According to the Fragile (earlier Failed) States Index by the  US think tank Fund for Peace and Foreign Policy magazine,  Pakistan ranks 18th in 2017 and 14th in 2016. In both years it figures in the top 20 fragile states. In many ways there is a failure of democratic institutions, sectarianism, terrorism,  persecution of the minorities, anda deep stateis very much there,  but on the other hand there is also a vociferous civil society which is protesting and questioning this,  there is a democratically elected government for the second time running,  there is a Human Rights Commission which is bold and persistent in its  fight for justice, the media maybe under fire but is holding its own and  there are functioning utilities and public systems, though growth and poverty are major issues as are health and infrastructure.


Much has changed in India since your return, but what’s your broad level view on the state of the media in Pakistan? Versus what we have here in India?

The media in Pakistan is functioning on a razor’s edge-  I read  a couple of days ago that Rana Tanweer,  a journalist writing on the  minorities has had an accident where both his legs have been fractured –the Human Rights Commission of Pakistan clearly said this was not a mere accident as Rana was threatened earlier with death. One more journalist was killed in the last few days. Reporting in Pakistan comes at a price. And the state of affairs hasn’t changed over the years –even while I was there the media was constantly under threat-  journalists Hamid Mir and Raza Rumi were shot at – Express Tribune staff were killed, their offices were attacked- the Taliban openly threatens  and attacks journalists- the security establishment too has red lines and journalists perceive them as a threat.  Yet the press keeps writing, they stick their necks out by and large, and keep doing their job.

In India the press is increasingly denigrated andvery much under attack now which is a pathetic state of affairs. The entire media is being sought to be weakened and vilified by the powers that be. That can have a chilling effect, or has had already, which is a terrible thing to happenif we call ourselves a democracy.


Ever since the November 26, 2008 terror siege, Pakistan has been the centre of discussions on our news channels. Although it has touched new highs now, when you were in Pakistan, what was the impact of the highpitch anti-Pakistan sentiment on Indian news channels?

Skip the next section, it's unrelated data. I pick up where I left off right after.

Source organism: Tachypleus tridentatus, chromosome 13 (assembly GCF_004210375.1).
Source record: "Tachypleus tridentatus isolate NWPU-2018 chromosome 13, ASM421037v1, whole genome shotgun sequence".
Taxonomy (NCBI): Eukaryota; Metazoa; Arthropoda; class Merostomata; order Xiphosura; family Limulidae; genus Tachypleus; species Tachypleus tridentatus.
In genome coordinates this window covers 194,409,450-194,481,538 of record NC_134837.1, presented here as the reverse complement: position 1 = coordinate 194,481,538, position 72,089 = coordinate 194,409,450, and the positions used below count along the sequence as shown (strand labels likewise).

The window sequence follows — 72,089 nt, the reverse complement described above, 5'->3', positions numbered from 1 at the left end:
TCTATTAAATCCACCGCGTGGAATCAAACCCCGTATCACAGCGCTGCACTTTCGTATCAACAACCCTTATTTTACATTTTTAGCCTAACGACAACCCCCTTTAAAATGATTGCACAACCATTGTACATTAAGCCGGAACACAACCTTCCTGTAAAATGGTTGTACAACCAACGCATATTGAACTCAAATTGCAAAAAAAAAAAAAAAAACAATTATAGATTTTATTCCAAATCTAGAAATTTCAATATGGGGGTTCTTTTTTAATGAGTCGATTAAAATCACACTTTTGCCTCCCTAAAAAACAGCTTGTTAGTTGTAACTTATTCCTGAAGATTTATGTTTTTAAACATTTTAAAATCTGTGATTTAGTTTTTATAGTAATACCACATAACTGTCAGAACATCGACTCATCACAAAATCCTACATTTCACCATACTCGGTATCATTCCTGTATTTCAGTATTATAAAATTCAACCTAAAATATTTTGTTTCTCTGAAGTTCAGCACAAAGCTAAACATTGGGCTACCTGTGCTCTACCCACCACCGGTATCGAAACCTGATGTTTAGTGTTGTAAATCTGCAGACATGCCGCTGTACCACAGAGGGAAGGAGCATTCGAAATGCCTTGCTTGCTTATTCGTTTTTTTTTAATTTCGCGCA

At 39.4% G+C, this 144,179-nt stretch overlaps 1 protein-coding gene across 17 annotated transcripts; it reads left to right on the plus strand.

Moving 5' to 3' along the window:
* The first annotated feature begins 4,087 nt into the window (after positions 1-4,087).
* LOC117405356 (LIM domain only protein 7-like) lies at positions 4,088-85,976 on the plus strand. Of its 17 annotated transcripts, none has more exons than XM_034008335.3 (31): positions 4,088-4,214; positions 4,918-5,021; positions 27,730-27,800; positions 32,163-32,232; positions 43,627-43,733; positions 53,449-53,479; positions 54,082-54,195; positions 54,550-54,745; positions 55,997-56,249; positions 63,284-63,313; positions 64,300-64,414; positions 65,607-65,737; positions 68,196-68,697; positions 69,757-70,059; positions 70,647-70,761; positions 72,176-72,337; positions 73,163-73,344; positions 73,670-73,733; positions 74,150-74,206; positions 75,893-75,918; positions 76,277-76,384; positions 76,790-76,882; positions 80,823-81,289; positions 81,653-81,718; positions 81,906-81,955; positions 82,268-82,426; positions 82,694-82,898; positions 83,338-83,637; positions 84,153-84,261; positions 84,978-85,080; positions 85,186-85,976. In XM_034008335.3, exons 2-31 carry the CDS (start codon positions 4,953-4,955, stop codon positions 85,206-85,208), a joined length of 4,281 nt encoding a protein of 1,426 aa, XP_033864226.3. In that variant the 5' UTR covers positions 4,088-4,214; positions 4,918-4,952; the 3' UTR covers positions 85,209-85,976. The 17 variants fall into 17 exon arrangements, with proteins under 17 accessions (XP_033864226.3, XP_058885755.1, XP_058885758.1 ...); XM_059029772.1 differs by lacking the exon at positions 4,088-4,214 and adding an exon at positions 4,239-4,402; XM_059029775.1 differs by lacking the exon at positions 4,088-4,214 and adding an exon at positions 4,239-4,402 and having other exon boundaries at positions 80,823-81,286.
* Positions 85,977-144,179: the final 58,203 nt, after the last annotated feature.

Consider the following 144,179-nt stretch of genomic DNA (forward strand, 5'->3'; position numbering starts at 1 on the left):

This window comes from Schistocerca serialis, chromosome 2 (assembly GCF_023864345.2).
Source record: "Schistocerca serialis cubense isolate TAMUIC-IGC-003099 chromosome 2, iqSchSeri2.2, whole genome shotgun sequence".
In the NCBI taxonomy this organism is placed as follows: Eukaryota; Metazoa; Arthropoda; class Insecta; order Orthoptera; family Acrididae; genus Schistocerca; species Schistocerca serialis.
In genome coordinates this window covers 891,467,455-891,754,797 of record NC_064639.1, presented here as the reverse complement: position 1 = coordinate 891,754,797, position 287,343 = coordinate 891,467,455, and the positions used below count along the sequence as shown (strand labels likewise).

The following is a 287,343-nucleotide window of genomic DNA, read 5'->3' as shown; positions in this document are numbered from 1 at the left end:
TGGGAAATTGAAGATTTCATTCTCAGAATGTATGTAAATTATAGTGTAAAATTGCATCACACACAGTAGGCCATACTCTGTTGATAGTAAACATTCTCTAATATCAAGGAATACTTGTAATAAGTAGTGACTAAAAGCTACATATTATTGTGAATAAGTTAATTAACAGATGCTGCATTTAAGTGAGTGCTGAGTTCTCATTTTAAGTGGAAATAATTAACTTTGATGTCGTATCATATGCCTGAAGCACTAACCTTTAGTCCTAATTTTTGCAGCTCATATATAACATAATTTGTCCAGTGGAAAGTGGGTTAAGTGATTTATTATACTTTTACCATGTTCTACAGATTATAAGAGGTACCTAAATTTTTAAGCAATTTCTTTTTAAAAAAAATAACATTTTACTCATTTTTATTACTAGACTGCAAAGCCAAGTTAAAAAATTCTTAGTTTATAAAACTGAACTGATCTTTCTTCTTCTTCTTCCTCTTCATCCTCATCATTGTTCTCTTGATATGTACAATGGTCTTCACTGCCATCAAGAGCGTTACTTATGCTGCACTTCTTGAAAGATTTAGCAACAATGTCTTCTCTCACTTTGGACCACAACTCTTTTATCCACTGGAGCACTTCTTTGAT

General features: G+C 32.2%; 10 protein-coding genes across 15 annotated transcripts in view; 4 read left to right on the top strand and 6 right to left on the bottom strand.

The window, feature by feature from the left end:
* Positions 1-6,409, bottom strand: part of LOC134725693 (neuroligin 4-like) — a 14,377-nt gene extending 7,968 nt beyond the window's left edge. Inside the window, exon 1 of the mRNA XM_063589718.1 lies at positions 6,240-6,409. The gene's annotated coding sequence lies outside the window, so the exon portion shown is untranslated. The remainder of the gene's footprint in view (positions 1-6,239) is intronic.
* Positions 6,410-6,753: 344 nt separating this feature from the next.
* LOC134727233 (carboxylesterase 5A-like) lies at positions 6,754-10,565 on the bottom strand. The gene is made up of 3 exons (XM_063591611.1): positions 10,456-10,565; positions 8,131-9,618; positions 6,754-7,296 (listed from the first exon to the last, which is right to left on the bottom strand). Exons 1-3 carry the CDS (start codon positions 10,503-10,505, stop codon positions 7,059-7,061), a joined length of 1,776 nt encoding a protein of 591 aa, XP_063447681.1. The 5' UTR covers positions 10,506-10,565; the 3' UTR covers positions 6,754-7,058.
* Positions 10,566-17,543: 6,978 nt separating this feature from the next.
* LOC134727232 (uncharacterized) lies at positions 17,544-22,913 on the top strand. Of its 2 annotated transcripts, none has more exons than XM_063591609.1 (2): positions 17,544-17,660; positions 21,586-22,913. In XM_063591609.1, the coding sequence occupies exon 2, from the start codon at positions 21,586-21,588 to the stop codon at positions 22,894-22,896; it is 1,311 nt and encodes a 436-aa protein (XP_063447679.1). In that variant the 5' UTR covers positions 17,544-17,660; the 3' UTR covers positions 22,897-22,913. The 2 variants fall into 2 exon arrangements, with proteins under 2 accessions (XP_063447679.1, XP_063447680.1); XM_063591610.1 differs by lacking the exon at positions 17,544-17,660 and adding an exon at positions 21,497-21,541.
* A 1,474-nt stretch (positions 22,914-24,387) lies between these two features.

When it comes to TV, I think both our countries try to outshout each other. And in the process no one hears what the other is trying to say- and a deafness has set in. The wheels of jingoism turn continuously and there is little information which is accurately sourced or a debate from which you can learn anything- slanging matches and opinions have replaced sensible discussion and in all this,   facts become a casualty.


If you had to relive those nine months in Pakistan, is there something that you would do differently? As you look back, and if you had an idea that the Mama Qadeer interview could lead to your expulsion, would you still have done the interview?

Looking back, I did almost all the stories I had planned and researched. Living in a place is quite different from occasional visits. I have to clarify that nowhere did the government tell me it was the Mama Qadeer interview which led to my visa not being renewed. No reason was given at all.

However, why should I not do the Mama Qadeer story? It was an interview that I did after thinking it out and my paper carried it.  Even with the wisdom of hindsight, I realise if it was not this story then there would be something else that I shouldn’t have done- the list could be endless. Balochistan is a bugbear for the Pakistani security establishment and the government –but for a journalist there are no red lines and I was not the first Indian correspondent to write on the Baloch issue. And by showing me the door, if at all that was the reason, the issue doesn’t die. Others will write on it and it continues. You cannot kill or kick out all journalists.

Your question also raises an important issue – when one is posted in a country, though in this case it is not any other country but Pakistan with whom India has had a history of hostility and war, do you hang on for dear life because of the visa and cease to function like a journalist or write what you think is a good story.  While the Pakistani government gets upset if one reports the Baloch issue, even New York Times journalist Carlotta Gall was not spared in Quetta, what was disconcerting was that someof my journalist colleagues in Pakistan and back home felt there was no need to do this Mama Qadeerinterview and stories which were critical of the Pakistan government.


And if you were asked to go there again, for The Hindu or some other publication, would you go to Pakistan again?

This question should be asked to the Pakistan government which holds the strings for a visa.  It really doesn’t matter whether I want to go to Pakistan or not.